A debt verification notice includes details about what you owe and to whom. Debt collectors are obligated to send it to you within five days of their initial contact.
Here’s what a debt verification notice should include:
- Amount of the debt you owe
- Name of the creditor
- A statement that the debt is assumed as valid unless you dispute within 30 days of the first contact
- A statement that if you dispute the debt or ask for more info within 30 days, the debt collector must verify the debt in writing by mail
- A statement that if you request info about the original creditor, you should receive it within 30 days
By law, you have a right not to further communicate with debt collectors or pay the debt until it is verified.
Yes, you can ask a debt collector by phone or mail to stop contacting you and they must oblige. You can officially state in a cease and desist letter that you don’t want the debt collector to contact you further.
They can only contact you from that point on to advise you that their efforts are being terminated or to tell you what the debt collector will do next.
If they don’t stop contacting you, you can report the debt collector to the Federal Trade Commission or your state’s attorney general.
What Should I Do If a Collector Violates Debt Collection Laws?
If a debt collector violates any of the debt collection laws, you should file a complaint.
You can report a debt collector to:
- The Federal Trade Commission
- Your state’s attorney general
- Consumer Financial Protection Bureau (CFPB)
- The Association of Credit and Collection Professionals
- The Better Business Bureau
How Can I Avoid Scams?
Debt collectors are legally prohibited from unfair practices, but you should still be aware of suspicious tactics. You want to avoid scams that could harm you financially.
Understand the Statute of Limitations on Your Debt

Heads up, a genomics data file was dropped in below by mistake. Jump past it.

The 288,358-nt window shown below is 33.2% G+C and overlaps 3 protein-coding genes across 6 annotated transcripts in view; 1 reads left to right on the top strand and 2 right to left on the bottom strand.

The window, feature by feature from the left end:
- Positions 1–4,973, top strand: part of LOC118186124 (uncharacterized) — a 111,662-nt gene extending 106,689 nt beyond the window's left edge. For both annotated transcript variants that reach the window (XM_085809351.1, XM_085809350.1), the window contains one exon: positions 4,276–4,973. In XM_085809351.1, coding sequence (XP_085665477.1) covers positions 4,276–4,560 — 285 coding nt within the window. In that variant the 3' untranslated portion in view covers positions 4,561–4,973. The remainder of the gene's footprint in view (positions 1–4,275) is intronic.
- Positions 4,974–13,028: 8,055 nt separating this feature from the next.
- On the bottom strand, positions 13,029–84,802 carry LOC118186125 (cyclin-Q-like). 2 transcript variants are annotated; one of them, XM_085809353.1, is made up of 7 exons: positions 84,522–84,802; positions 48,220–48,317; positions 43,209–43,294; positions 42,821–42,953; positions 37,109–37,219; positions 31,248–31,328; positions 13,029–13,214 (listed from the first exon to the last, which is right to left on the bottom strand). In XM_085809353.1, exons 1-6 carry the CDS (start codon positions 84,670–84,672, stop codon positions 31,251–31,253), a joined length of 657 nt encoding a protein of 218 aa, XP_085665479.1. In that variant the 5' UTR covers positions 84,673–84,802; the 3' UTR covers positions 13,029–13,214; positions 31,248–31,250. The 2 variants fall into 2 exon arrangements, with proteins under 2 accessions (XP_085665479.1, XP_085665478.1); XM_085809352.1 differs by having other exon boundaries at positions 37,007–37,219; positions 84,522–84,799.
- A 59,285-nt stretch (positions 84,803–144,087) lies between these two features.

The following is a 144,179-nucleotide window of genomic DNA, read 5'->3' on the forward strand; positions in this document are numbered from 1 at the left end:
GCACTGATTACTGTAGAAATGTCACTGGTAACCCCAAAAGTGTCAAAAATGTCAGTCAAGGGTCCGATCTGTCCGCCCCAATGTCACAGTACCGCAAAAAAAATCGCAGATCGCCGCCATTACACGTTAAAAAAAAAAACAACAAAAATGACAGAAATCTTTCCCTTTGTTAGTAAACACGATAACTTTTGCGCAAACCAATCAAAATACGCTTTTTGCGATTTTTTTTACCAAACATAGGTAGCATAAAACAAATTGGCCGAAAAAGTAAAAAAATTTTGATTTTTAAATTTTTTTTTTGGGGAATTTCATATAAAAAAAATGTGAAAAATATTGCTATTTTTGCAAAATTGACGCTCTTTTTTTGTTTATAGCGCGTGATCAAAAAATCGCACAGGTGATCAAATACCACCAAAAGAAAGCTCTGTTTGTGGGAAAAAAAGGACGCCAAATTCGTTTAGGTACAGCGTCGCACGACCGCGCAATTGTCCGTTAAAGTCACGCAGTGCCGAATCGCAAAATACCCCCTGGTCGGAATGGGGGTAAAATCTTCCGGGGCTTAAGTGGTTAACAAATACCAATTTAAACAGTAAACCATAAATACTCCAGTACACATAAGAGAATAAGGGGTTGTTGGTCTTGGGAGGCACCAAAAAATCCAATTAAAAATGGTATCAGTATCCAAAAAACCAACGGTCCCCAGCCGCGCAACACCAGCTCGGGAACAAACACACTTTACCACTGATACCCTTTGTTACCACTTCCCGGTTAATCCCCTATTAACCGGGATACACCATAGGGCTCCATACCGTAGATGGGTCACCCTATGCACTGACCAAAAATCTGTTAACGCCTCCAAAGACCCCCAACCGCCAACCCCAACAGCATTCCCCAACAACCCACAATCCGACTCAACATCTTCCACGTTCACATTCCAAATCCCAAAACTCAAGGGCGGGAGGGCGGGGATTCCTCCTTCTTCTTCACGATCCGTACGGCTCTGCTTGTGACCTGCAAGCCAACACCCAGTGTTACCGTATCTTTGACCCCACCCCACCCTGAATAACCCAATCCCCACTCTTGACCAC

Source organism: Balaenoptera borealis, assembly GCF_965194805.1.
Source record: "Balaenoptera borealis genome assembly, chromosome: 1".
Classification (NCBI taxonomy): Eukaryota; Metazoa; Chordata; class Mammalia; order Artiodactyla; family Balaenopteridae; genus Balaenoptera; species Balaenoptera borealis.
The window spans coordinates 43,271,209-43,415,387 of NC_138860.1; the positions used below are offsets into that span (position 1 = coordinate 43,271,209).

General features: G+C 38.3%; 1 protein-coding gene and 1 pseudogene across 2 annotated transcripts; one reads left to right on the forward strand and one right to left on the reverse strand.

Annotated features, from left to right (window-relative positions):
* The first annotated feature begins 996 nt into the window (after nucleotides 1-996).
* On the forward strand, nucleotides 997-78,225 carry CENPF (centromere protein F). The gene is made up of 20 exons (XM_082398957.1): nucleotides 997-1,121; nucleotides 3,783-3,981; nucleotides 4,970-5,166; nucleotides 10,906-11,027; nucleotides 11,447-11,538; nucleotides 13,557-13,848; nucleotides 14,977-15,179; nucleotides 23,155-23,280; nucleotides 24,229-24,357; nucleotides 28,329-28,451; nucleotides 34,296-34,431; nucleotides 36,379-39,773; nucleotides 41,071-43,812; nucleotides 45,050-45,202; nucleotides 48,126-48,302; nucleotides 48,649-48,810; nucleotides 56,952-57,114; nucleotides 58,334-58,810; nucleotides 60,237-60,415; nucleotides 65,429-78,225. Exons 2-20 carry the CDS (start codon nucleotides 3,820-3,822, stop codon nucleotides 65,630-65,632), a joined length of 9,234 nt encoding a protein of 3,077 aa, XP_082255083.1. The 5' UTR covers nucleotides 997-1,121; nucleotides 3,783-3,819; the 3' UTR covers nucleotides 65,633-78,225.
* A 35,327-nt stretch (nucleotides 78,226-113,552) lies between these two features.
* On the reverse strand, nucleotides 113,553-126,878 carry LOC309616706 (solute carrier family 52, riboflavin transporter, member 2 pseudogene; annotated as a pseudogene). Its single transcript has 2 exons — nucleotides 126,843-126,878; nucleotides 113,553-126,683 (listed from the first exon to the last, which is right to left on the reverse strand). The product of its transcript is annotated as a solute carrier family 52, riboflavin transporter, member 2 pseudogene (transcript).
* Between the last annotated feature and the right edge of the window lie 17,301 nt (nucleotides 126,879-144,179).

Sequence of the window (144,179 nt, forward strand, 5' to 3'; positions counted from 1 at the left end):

Before proceeding, make sure you understand if the debt is something you legally owe or not. If the statute of limitations has passed — meaning how long a lender can collect that debt — then you’re not legally obligated to pay it.
For example, a credit card debt might be time-barred, or too late for the defense to win in court if they were to sue you over it.
The statute of limitations depends on the type of debt and the state you live in, or the state listed in your credit contract. If you’re not sure if you legally owe the debt, be sure to ask for a debt validation letter.
You may also want to talk with an attorney before making a decision on whether to pay. Paying for even part of a debt can cause more harm than good, because it restarts the statute of limitations and enables the collector to sue you for payment.
No matter what, you still need to respond to any debt collector that says you owe money. If you ignore a debt collector or a lawsuit, the collector could get a court judgment and garnish wages from you.
Understand What Happens When You Make a Payment
Making a payment acts as representation that you accept the debt as yours and makes it more difficult to dispute it later on.
If you make a payment on a debt that’s time-barred, the payment can restart the statute of limitations and is considered your debt to pay depending on the state you reside. That’s why it’s critical to know your rights and verify the debt before making even a partial payment.
Know the Signs of a Scam
Recognize when a debt collector might be a scam to avoid paying for something that’s not yours or a debt that’s outside the statute of limitations.
Here are the main signs of a debt collection scam or practices to be wary of:
- They don’t send you a debt validation letter complete with how much you owe and to whom you owe it
- They charge you extra fees and interest beyond what you owe
- They threaten to sue you over payment
- They tell you that you have to pay right away (even over the phone)
- They lie to you, such as saying if you pay a small amount they’ll wipe out the rest of the debt
- They seem fake or dishonest
- They keep contacting you after you’ve asked them to stop
Do I Need an Attorney?
An attorney isn’t required when dealing with debt collectors but they can help your situation so you don’t end up paying more than you owe or for debt that isn’t even yours. An attorney can also help you identify and dispute collection errors, or other error types on your credit report that might be bringing down your credit score.
Consider an attorney if you feel like you’re swimming in debt, have debt collectors calling you and you’re not sure what to do, or you have questions about your situation. Getting professional help can save you money and time in the long run.
How Do Debt Collections Affect My Credit?
Debt collection can lower your credit score because it’s debt that’s past due or never paid. Lenders want to see that you’re a responsible borrower and if your debts have gone to collections, it means you failed to pay it back on time.